The Kungens Kanna (King’s Pitcher) was held for the first time in 1901 at the initiative of Crown Prince Gustaf, who persuaded his father King Oscar II, to donate the winning trophy which is shown below. Since then, the Royal Family continues the tradition of donating the first prize of the tournament. In 1950 a price for women was added, making it possible to compete for the Drottningens Pris (Queen’s Prize).
From the very beginning the gentlemen’s tournament received a very positive reputation around the tennis world, many of the world’s best players came to Stockholm to attend. For example, in 1908 Arthur W. Gore from Great Britain was the Kungens Kanna winner and men’s singles Wimbledon champion. Jaroslav Drobny and Bjorn Borg are two more Wimbledon singles champions who also triumphed in the Kungens Kanna.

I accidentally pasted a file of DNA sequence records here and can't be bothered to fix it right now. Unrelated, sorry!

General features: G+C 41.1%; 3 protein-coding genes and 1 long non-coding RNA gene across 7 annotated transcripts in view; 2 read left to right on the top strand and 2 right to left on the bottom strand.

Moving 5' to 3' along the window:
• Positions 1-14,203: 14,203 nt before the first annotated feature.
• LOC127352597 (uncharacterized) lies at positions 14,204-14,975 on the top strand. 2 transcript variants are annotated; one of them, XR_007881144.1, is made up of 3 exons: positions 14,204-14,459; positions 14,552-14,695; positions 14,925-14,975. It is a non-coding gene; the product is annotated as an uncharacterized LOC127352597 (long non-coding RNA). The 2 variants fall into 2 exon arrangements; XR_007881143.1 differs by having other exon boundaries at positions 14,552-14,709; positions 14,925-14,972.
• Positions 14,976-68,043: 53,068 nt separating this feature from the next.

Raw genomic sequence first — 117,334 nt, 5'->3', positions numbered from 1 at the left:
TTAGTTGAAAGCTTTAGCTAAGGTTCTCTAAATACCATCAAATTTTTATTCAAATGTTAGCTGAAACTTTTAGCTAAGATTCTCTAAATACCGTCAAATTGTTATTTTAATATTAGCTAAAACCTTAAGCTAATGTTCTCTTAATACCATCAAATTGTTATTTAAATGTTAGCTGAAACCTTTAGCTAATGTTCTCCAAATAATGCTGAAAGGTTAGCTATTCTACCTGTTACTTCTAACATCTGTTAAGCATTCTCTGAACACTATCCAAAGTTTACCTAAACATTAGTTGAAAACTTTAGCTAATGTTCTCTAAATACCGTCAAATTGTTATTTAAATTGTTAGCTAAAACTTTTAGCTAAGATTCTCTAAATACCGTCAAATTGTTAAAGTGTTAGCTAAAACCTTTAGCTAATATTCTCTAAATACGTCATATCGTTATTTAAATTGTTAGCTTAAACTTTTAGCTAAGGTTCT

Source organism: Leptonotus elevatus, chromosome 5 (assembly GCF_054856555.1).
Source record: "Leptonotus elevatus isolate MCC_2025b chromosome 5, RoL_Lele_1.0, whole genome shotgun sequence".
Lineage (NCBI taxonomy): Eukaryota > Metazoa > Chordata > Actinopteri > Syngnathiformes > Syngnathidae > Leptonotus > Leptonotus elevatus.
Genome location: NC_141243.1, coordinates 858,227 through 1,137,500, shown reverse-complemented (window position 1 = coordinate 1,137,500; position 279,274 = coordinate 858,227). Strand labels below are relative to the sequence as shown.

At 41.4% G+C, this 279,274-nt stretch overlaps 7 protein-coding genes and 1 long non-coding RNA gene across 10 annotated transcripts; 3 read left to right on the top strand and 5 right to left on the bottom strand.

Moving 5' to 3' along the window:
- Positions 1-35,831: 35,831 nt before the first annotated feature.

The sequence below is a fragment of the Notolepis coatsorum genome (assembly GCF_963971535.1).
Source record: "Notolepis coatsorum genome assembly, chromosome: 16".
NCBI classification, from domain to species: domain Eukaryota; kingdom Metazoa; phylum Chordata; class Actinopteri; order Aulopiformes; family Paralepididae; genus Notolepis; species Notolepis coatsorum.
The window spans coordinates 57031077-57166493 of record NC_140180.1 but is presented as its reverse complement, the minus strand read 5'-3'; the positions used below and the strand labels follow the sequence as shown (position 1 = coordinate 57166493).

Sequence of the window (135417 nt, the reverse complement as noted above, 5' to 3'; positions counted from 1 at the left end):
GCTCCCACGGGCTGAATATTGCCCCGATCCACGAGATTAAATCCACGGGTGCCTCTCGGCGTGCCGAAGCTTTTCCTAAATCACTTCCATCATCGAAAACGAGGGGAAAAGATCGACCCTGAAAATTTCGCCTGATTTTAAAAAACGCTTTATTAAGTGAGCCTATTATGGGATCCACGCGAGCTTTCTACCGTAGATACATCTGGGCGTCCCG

When the women’s tournament began in 1950, it instantly received a similar popularity as the men’s tournament among the world’s elite players. In 1958 Angela Mortimer from Great Britain stood as the winner of the Drottningens Pris. Mortimer won three Grand Slam titles during her singles career (French Open, Australian Open, Wimbledon) and was ranked No. 1 in the world in 1961.